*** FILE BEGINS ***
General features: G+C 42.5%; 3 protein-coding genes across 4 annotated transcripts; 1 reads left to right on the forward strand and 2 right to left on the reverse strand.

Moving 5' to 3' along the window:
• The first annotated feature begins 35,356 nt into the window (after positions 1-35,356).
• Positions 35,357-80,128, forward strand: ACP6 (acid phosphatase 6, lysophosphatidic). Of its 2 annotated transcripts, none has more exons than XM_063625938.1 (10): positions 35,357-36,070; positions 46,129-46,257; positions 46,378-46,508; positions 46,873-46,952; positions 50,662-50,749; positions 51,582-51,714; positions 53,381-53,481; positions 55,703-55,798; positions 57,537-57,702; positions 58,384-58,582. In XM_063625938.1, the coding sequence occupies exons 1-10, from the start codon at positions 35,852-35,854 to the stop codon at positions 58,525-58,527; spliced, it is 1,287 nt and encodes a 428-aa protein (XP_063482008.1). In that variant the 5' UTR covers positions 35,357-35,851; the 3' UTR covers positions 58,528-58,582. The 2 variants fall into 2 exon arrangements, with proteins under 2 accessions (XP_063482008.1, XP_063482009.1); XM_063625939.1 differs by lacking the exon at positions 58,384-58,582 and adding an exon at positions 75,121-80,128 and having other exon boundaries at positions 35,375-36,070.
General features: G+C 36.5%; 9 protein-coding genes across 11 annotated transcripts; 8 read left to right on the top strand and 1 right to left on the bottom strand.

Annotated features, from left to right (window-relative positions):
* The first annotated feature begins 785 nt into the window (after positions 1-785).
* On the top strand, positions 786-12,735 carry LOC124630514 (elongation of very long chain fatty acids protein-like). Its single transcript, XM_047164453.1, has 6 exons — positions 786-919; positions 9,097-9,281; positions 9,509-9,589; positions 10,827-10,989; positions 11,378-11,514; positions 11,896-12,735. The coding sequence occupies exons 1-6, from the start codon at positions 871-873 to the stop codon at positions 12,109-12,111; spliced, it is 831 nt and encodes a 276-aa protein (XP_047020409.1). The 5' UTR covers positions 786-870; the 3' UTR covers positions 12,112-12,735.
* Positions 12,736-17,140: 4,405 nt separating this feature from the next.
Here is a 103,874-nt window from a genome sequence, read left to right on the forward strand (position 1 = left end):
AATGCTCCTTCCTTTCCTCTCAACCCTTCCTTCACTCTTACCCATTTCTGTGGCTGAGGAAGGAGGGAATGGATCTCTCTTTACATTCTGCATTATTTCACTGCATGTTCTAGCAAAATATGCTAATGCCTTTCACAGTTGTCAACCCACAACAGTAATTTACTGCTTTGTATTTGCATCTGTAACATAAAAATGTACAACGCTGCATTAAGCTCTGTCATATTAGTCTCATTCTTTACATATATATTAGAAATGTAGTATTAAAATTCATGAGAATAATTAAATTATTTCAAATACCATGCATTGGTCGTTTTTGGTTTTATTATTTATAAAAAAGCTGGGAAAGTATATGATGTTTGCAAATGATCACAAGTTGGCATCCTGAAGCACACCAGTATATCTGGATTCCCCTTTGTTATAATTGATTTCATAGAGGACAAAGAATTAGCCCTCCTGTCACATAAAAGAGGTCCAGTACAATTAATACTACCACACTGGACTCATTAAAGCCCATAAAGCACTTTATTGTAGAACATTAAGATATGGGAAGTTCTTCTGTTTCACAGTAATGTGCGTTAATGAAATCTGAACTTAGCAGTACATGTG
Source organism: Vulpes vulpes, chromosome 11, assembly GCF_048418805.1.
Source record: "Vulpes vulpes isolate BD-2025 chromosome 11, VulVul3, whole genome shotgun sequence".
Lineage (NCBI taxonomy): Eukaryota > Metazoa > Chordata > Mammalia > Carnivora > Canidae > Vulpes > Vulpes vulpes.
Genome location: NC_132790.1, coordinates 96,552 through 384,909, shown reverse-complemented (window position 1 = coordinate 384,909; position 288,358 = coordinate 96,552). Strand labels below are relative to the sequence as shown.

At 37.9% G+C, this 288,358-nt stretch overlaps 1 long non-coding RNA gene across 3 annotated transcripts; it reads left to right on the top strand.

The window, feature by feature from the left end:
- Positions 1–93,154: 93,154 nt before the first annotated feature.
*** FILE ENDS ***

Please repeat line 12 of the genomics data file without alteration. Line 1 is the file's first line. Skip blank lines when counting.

Source organism: Vulpes vulpes, chromosome 11, assembly GCF_048418805.1.